Next I tried a light purple - in this case, Effetre Light Lavender Blue - which is similar to the New Violet that Melanie suggested. The effect was much prettier to me, because I love teal with purple, and this combo really brought out the teal. However, all the neutrals really faded away on this bead, and I am not sure why.  Maybe I didn't roll enough frit on.
Base is plain Effetre White

So I thought to myself - if light purple looks this nice, maybe a darker purple shade would look even better.  And I was right!

My final step was to roll the frit onto CiM Lapis, which is a deeper cool purple with similar reactive properties to New Violet and most of the other opaque dark purples out there. These kinds of dense opaque purples tend to striate and help other colors spread out - and the effect is usually really pretty.

I really loved the way Blue Jeans looked on CiM Lapis, so I made a bunch of round beads with  just a thick layer of this frit, and clear scrollwork on top to magnify the colors. You can still see the sweet light blue and just a tiny hint of the creamy shade, but the predominant color that comes out is the teal.  It's a wonderful complement to the purple.
Base is CiM Lapis, scrolls are Double Helix Aether clear.

Top - Effetre Light Lavender Blue base.
Next, I decided to make a couple more cubes just to see the effect, and I liked it.  I used the Lapis as encased stringer to frame the cubes and accent the purple.

The only thing I might change with this frit is to add even more of the teal - it's really pretty.

I find myself wanting to buy more of this - and that's a huge surprise to me.  I never thought I would like frit so much.  :)

I have two more colors to test, but I am not sure which one I will try first. We'll see!  :)

Saturday, October 11, 2014

Glass Testing: CiM 617 Trapeze Ltd. Run

Seems like CiM loves lavender! Creation is Messy has come out with at least half a dozen of these color-shifting lavender shades - each one just slightly different from the next.  All are lovely - and Trapeze is no exception. It's slightly darker (just a tiny bit) than Jellyfish, which is the lavender that was out before this one.  Other than that, I see very little difference between Trapeze and the other lavenders out there.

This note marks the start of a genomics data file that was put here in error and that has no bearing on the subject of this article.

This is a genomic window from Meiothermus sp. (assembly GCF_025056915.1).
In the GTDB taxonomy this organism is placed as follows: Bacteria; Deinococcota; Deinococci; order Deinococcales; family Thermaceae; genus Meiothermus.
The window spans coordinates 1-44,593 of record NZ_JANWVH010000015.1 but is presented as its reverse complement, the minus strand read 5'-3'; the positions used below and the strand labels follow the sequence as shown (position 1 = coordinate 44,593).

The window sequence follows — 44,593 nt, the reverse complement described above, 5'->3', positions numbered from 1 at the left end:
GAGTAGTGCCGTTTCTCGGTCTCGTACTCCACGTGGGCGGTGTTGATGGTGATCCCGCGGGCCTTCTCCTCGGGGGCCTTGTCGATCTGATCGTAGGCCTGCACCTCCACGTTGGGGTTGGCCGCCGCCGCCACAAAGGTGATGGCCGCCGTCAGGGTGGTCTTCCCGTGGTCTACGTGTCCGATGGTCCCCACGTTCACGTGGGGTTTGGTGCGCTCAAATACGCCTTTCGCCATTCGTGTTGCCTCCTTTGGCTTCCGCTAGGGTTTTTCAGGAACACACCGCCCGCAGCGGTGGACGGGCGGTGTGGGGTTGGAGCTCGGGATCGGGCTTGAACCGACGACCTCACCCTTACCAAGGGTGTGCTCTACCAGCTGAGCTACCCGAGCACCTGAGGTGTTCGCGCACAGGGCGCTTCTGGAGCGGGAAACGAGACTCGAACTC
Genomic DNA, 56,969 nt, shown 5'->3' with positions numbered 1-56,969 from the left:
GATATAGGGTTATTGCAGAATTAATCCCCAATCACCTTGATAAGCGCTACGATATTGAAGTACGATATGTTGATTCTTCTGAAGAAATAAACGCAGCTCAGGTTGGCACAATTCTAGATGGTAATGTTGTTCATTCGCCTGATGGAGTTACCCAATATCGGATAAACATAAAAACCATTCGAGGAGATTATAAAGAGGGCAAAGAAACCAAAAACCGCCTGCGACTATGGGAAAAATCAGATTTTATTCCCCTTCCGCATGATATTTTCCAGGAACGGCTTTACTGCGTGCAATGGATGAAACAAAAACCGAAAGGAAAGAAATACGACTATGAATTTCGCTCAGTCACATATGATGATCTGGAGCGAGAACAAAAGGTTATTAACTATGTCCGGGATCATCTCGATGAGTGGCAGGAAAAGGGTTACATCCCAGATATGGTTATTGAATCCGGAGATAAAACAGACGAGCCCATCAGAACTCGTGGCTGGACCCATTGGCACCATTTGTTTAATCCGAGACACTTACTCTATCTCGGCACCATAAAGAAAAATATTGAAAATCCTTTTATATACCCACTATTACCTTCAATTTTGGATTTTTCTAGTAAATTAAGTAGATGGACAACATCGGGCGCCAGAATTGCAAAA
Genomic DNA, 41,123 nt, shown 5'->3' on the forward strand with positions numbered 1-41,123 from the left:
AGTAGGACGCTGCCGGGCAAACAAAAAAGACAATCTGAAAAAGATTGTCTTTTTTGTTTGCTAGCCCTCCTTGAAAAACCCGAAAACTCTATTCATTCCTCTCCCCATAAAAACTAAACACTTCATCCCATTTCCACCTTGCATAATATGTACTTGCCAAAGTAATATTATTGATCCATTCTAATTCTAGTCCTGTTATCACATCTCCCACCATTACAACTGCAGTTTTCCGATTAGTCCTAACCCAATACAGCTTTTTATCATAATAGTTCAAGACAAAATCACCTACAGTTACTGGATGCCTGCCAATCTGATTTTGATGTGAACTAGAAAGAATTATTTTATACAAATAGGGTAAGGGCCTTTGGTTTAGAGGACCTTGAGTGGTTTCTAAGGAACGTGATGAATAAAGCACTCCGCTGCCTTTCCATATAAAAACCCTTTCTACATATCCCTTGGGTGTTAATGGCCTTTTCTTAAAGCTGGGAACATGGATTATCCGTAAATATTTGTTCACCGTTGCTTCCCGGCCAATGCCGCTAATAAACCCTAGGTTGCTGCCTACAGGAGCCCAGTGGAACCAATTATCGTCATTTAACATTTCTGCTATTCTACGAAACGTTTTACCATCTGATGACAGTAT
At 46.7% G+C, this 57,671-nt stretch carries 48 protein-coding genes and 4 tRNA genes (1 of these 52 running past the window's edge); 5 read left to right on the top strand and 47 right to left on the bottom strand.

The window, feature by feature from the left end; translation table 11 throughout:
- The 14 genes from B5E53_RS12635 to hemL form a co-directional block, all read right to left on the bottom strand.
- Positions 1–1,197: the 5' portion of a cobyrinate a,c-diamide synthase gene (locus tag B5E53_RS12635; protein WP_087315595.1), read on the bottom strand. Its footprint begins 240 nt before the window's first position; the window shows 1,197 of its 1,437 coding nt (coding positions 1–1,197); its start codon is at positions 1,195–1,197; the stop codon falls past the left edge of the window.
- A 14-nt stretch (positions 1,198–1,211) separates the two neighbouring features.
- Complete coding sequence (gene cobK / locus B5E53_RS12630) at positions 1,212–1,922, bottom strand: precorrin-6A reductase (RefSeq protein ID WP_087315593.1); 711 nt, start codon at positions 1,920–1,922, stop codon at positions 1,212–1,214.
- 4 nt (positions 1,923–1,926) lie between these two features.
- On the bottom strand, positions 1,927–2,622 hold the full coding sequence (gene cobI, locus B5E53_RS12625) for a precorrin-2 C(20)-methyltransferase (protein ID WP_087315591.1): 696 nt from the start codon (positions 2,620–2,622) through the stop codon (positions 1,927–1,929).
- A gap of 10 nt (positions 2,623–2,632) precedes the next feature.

Plain and whiteheart
I am sure if you put them all side by side (Trapeze, Jellyfish, Count Von Count, Larkspur, Tranquility and even Purple Haze) you could see a few tiny differences in shade and maybe even a little bit of variation when it comes to the color-shifting properties in regular light versus fluorescents or halogens. But separately, you'd have a hard time telling the difference between any of these and their Effetre counterpart - the original 081 Dark Lavender.

I'm not complaining, though - don't get me wrong.  I LOVE all the lavender.  It's sometimes hard to find, and usually expensive.  So the more variations on this color, the better, I think.

Now, as far as Trapeze is concerned, I found this glass to be pretty much the same as Jellyfish when it comes to working it. Maybe a little less scummy on the rod.  Work cooler to avoid the bubbling or burning, and it melts like butter.  Trapeze has a nice, even tone, and looks wonderful layered over any opaque purple.

As usual, lavender glass turns lighter greyish blue under fluorescent lighting, vivid lavender in the sun, and pinkish lavender under incandescent lights.  Trapeze does this, but not quite as much as the Effetre or the Jellyfish. 

Enjoy the purple! :)

Trapeze is layered over CiM Lapis in some of these beads.

Trapeze looks gorgeous over Effetre Light Lavender Blue opaque.


Monday, October 6, 2014

Glass Testing: Fritty Bits by Melanie Graham - Jabberwock

Who knew I would be testing frits?  Not me!  :) 

A couple of months ago I was approached by fellow glass artist Melanie Graham (Mind Melt Blog and Melanie Grahamn Studios).  She asked if I would be interested in testing her new frit line Fritty Bits (available on her website and on Etsy)